In an interview with Chronicles, Rinaldi explained why these establishment GOP attacks missed the mark. Grenell, he said, “is from California and D.C.—he doesn’t understand Texas politics at all.” He’s not the only one. The Texas GOP’s former pro-Log Cabin vice-chairwoman, Cat Parks—a proponent of “big tent” politics that only seem to trend leftward—became unelectable because of her position on this issue, according to Rinaldi.

“The delegates were overwhelmingly in favor of winning the culture war, and that included not recognizing groups based on sexual identity politics,” Rinaldi said. However, he said that no individuals were excluded, including the former president of the Log Cabin Republicans, who had a booth with a different group that had nothing to do with sexual-identity politics.

Rinaldi also had allies among local Log Cabin Republicans. In a June resignation letter, Michael Cargill, acting chair of the Texas Log Cabin chapter criticized, without naming, “DC and California LCR members inexplicably interceding in Texas affairs.” He denounced the Log Cabin Republicans for their “divisiveness, lack of respect for the chain of command and due process” and “bully tactics.” Cargill, in other words, recognized that the winds are with Rinaldi and the grass roots.

This is not the first time there has been division between the Log Cabin’s national and Texas branches. According to Rinaldi, the national Log Cabin machine “railroaded” Marco Antonio Roberts out of his seat as chairman of the Log Cabin Republicans of Texas because he was “too moderate” on transgender issues. Roberts hinted at the schism in an interview with Dallas Voice in May. He said it would not be “appropriate for me to say too much about the internal matters of LCR” but confessed that

over the last year it became clear to me that national and I were not on the same page, not so much about policy, although I would say I probably have some new concerns about that, but more about matters of governance and how policies are arrived at that claim to represent LGBT and allied conservatives and across the country.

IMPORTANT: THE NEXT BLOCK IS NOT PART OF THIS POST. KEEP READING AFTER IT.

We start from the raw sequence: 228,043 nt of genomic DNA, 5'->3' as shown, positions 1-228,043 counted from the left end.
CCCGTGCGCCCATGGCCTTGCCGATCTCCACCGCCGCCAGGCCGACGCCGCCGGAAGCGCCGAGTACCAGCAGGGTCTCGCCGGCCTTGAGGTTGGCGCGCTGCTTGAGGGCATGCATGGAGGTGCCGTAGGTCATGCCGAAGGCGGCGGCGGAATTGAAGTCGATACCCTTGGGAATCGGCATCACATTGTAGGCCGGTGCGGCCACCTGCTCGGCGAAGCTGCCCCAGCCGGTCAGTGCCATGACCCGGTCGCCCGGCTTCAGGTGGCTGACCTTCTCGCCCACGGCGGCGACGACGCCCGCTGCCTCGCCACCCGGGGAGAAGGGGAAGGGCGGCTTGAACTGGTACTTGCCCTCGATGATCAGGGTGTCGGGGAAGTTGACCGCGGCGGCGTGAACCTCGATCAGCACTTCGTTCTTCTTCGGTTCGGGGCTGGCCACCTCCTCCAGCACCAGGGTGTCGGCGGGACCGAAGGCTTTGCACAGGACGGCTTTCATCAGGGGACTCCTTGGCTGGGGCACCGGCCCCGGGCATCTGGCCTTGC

This brawl has been a long time brewing. Rinaldi recalled a key moment last year when, from Mar-a-Lago in Florida, the Republican National Committee announced its first-ever RNC Pride Coalition, which entailed a more intimate partnership with the Log Cabin Republicans. Grenell, who was present, reflected on the occasion as yet another victory over the GOP’s regressive tendencies.

“In 1992, I was working on the Bush-Quayle re-election campaign on national staff, and I sat and listened to Pat Buchanan speak at the Houston Republican Convention,” Grenell told Fox News. “He outlined a strategy where gay people were not welcomed in the Republican Party.”
Those comments may strike some Trump backers as odd, alarming even, because many perceived Trump’s victory in 2016 as a vindication—not a condemnation—of Buchanan’s “America First” policies. The Trump version of Buchananism, however, largely abandoned social conservatism.

Rinaldi and his supporters in Texas see the national Log Cabin Republicans as striving “to normalize what’s happening nationally and in corporate America and in every other institution—to normalize it in the Republican Party” at the expense of traditional values. The GOP State Republican Executive Committee, which is comprised of representatives from each of Texas’s senatorial districts, voted to condemn the RNC Pride Coalition. Rinaldi said he received an unprecedented deluge of emails that were overwhelmingly in support of the condemnation, and his personal support was so high afterward that he ran unopposed for reelection as the state chairman.

It went virtually unnoticed that a series of other grassroots rebellions erupted over the RNC Pride Coalition announcement. John Bennett, the head of the Oklahoma Republican Party, called on RNC Chair Ronna McDaniel to resign over the matter. “The OKGOP will not cooperate with this decision and, as your Chairman, I assure the Oklahoma Republican Party that I will continue to stand up for our Republican Party Values and our principles,” Bennett wrote in an email.

McDaniel ended up backtracking later in an email about the scope of the Pride Coalition aims. She apologized to GOP organizers on phone calls, claiming it was all a misunderstanding born of poor planning and execution. But the truth about the Pride Coalition’s motives was quite clear at the Mar-a-Lago gala, which was characterized by a sense of triumph over the socially conservative Republican base. They did not expect that plebeians would revolt.

For decades the leaders of the Republican Party have contented themselves with paying lip service to traditional values as a mere fundraising strategy. That, it seems, will no longer do—nor will the peasants lay down their pitchforks to preserve the integrity of a conspicuously liberal big tent they never asked for or agreed to. If the GOP is to be more than a “moderate” version of the Democratic Party, it’s going to have to ride the tiger of social conservatism.

Image: Texas GOP Chairman Matt Rinaldi, speaking in a video of the June 2022 State Convention. (Texas GOP / effect filter by Canva)